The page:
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This is a short piece from 2022, that used to be on the now-defunct chaosmagick.com site. For the last few years I’ve been aware of Dugin’s Eurasianist star glyph, via pictures of Russian nationalists standing in front of what looked a bit like a chaos star, the familiar eight arrows radiating out from the centre, though minus a circle and forming a square shape.  My chaos friends and I were a bit concerned about this similarity, because some people don’t look closely at things, and online reputation is a volatile thing. However, it wasn’t until recent months that the issue suddenly seemed to be all over social media. On top of this, a chaos magician friend in Sweden mentioned that there is a public perception over there of our beloved chaos star being associated with the political far right. So what is this Eurasianist star? It’s an invention of Alexander Dugin, a Russian nationalist who supports far right positions. His thinking is complex and (deliberately) confusing - a stew of ide

Democracy, Anarchy and Isonomia

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Isonomia and the Origins of Philosophy by Koji Karatana I’ve read much of the work of Peter Kingsley, thereby getting a very particular view of Western philosophy - how Plato buried the Pre-Socratics under his system, how Aristotle delivered the final death blow to the ancient Hellenic lineage of mystical attainment and prophecy.  That view seemed complete when I acquired it, as is the tendency with rich, well-argued positions. Especially when there’s something you are looking for for yourself in that argument - in my case, a philosophical basis for my own path of magick and mysticism. Therefore I supported those ideas, I had skin in Peter Kingsley’s game.  So this book came along at a good time for me, having been put off Kingsley’s work by the increasingly rampant narcissism of his writings, culminating in the latest, his Book of Life .   Karatana builds an argument based on the idea of isonomia. I know, I’d never heard the word either. I initially misread it as ‘insomnia’. He expoun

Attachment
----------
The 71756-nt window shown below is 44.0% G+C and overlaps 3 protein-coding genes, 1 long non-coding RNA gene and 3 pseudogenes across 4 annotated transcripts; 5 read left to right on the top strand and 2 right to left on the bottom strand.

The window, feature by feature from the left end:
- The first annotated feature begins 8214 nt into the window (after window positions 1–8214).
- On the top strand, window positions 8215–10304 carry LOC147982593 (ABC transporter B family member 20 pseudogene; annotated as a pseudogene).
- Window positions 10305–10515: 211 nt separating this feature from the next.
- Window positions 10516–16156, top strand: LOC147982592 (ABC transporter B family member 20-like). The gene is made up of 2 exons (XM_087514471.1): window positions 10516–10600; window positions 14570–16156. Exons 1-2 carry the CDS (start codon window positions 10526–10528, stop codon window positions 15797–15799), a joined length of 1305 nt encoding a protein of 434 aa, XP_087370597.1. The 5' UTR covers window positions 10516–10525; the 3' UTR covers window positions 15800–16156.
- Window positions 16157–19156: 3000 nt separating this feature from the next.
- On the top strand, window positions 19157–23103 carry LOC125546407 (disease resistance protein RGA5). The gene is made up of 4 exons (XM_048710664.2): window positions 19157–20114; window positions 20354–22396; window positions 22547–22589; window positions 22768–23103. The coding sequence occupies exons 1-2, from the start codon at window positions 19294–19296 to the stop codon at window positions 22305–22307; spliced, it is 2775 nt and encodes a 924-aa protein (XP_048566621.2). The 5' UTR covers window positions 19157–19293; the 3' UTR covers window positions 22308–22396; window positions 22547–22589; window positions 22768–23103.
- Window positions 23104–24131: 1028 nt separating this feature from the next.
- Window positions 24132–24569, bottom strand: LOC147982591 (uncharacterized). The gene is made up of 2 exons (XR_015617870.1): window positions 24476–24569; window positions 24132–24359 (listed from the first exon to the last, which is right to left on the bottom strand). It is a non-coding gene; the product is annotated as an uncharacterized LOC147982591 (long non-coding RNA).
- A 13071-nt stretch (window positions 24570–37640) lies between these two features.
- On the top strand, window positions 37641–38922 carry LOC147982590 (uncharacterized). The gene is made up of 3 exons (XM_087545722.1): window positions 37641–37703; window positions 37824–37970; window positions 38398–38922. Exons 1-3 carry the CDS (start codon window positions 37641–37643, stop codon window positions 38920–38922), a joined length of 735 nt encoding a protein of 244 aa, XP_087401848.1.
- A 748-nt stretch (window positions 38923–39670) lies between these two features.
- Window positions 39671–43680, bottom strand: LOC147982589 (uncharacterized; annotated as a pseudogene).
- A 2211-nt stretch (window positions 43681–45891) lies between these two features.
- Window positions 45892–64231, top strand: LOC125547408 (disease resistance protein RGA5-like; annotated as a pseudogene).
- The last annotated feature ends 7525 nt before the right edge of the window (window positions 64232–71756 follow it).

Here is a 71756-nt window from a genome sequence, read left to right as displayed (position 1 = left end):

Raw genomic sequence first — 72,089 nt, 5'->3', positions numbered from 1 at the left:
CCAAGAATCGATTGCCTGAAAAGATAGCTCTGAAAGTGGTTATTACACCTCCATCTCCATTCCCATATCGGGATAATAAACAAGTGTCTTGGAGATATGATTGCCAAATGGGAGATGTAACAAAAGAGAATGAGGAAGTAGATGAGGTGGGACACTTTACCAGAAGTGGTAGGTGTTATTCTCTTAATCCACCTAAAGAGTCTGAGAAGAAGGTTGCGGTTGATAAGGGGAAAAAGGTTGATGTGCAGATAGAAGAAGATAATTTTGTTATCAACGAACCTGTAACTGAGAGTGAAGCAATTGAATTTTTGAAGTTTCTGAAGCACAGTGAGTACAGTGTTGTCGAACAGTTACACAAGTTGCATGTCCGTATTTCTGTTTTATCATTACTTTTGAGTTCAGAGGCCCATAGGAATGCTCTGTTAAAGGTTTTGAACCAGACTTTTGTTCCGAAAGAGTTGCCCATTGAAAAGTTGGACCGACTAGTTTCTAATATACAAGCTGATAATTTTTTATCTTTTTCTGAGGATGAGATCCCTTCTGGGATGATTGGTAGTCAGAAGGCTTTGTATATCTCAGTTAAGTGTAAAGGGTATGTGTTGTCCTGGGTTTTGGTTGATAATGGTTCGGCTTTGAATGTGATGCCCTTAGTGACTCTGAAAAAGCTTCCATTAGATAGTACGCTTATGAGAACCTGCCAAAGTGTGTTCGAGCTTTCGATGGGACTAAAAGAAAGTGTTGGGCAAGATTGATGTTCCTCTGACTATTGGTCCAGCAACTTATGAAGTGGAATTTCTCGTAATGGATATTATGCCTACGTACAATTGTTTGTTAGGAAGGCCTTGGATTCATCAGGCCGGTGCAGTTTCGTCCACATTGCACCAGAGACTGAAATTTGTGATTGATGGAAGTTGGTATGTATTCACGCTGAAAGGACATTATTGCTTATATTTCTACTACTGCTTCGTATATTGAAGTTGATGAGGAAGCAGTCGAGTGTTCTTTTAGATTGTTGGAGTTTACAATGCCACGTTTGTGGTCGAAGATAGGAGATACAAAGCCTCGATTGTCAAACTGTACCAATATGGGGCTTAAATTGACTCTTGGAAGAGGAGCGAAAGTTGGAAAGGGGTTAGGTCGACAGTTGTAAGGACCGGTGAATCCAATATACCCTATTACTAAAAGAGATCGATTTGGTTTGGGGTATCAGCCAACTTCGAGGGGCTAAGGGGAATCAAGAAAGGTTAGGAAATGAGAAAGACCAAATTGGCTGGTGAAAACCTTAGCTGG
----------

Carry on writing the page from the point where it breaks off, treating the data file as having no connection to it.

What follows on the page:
Wyrd Times by Nigel Pennick

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Nigel Pennick has written countless books, but only this one full memoir. The edition is the second in a series by Arcana Europa - ‘Wild Lives’. The first was Far Out In America by Wolf-Dieter Storl, which I review here.  https://chaotopia.com/2022/02/21/far-out-in-america-by-wolf-dieter-storl/   The front cover of Wyrd Times is a montage which sums up a lot of the interior - Mr Pennick stands as a giant in a landscape of standing stones, a labyrinth and Hiberno-Saxon knotwork.  This is a life-and-times book, evoking that other country, the past. I remember much of what Mr P writes about as post-war London, being only a few years younger than him. This fascinating part of the book also introduces his eye for architecture and design, especially lettering. When we get into the 1970s much of the text is a history of his ‘underground’ publishing days, putting out many magazines of local (Cambridge) anarchist agitprop as well as an emerging theme of earth mysteries and local tradition. He

In Search of Smiles, by Andy Roberts

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Hardback ISBN: 9781916266773 Paperback ISBN: 9781916266780 *OUT 10.06.2023* This is Andy Roberts’s fourth book of British psychedelic history and I think it’s his best. It’s a history of one Alston Hughes, more generally known as Smiles, the photogenic chap on the cover with his corvid friend. Smiles was a major distributor of the (excellent) LSD made by Richard Kemp and others of the ‘Microdot Gang’ who were busted in the 1977-8 police extravaganza known as Operation Julie.  The early chapters outline Smiles’s early life, giving a biography that adds depth to the stories we read of his later exploits. However, the book is carefully framed as an important bit of British psychedelic history, an area in which ‘Establishment’ narratives have dominated the discourse for too long. Andy writes about the directions his research for his earlier books on psychedelic history took him: ‘… one event repeatedly drew my attention: Operation Julie. This was the British government’s police-led init